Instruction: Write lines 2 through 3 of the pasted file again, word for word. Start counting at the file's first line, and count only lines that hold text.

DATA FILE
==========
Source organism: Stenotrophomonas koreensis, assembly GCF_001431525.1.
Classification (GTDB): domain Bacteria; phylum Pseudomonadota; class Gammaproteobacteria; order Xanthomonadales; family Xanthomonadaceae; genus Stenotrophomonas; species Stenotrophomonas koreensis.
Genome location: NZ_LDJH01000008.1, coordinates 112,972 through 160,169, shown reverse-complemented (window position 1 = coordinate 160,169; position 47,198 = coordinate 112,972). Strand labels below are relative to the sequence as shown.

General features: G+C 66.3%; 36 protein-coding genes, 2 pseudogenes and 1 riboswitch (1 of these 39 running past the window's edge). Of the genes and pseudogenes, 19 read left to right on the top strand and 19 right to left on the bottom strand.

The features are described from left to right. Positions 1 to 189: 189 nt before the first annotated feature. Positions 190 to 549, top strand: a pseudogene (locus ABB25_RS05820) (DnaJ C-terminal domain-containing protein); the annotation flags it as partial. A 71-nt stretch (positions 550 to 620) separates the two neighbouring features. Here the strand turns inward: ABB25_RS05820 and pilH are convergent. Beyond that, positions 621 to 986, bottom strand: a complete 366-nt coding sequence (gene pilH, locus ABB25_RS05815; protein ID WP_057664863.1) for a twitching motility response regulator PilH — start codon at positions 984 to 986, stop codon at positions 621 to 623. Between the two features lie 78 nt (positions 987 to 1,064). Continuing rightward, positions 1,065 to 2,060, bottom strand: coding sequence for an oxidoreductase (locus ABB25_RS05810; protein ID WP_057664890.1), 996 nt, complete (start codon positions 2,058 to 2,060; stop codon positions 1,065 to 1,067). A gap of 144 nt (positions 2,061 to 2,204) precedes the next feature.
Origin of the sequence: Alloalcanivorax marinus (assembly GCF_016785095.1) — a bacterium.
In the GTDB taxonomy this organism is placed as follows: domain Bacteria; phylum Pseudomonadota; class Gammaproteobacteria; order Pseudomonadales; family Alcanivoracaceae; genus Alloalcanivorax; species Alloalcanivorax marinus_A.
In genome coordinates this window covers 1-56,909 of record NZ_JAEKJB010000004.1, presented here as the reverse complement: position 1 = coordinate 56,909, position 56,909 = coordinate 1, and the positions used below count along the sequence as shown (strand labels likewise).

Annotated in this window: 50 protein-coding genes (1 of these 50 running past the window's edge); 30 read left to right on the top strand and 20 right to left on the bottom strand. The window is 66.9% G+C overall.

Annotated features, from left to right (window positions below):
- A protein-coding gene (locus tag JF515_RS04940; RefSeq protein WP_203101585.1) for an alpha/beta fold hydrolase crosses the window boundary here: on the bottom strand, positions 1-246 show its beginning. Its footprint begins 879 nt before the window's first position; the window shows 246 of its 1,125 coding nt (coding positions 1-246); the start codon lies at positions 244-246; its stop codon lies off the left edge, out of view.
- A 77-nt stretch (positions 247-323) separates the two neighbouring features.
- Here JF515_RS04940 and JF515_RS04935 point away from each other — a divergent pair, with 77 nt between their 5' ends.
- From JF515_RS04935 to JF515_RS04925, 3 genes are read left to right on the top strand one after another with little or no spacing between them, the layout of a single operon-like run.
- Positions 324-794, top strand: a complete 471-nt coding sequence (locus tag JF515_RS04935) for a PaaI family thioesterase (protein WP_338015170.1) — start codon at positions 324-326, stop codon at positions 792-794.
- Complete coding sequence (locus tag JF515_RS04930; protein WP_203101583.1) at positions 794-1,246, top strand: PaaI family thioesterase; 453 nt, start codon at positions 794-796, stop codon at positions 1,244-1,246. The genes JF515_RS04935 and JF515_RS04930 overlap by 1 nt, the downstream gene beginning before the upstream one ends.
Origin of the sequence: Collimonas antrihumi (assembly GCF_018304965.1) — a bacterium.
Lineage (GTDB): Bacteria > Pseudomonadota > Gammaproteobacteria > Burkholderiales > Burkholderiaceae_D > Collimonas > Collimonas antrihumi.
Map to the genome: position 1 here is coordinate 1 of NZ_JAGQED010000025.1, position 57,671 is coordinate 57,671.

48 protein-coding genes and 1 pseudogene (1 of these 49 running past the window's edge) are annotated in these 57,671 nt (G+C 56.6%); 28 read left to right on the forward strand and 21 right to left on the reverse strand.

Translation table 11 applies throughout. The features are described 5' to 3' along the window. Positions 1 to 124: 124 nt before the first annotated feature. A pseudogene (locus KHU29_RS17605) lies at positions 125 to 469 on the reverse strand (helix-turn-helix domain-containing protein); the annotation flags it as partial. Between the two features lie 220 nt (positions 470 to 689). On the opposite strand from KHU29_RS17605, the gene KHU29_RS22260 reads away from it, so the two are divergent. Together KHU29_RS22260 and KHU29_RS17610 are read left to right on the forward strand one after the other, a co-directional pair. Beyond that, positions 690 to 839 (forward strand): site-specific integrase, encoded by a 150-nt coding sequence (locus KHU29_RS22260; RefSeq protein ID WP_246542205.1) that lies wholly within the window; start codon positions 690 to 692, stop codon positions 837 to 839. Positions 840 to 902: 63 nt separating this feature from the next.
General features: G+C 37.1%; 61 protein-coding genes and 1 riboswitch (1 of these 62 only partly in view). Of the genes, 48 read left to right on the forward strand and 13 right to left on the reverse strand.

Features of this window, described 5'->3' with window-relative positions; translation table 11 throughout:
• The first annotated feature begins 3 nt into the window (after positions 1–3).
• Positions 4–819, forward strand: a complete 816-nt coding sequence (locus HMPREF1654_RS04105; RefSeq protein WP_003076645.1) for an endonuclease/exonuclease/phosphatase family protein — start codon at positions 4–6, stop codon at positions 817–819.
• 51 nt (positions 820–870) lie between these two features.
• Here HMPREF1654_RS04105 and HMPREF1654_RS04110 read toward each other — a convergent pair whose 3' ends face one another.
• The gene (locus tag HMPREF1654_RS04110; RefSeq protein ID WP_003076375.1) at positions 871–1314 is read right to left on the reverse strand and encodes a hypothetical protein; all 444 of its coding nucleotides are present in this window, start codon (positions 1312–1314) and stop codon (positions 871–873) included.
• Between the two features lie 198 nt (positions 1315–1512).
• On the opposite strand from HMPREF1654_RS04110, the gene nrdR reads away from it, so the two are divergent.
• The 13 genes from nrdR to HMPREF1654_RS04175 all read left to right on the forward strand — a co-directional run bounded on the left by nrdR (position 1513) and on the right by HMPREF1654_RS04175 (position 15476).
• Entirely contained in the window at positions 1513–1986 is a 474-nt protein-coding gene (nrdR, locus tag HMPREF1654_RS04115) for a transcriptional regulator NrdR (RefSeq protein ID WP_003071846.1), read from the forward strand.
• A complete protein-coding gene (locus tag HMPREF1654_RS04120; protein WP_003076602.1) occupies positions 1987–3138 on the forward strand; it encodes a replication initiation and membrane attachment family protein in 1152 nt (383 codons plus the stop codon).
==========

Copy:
Classification (GTDB): domain Bacteria; phylum Pseudomonadota; class Gammaproteobacteria; order Xanthomonadales; family Xanthomonadaceae; genus Stenotrophomonas; species Stenotrophomonas koreensis.
Genome location: NZ_LDJH01000008.1, coordinates 112,972 through 160,169, shown reverse-complemented (window position 1 = coordinate 160,169; position 47,198 = coordinate 112,972). Strand labels below are relative to the sequence as shown.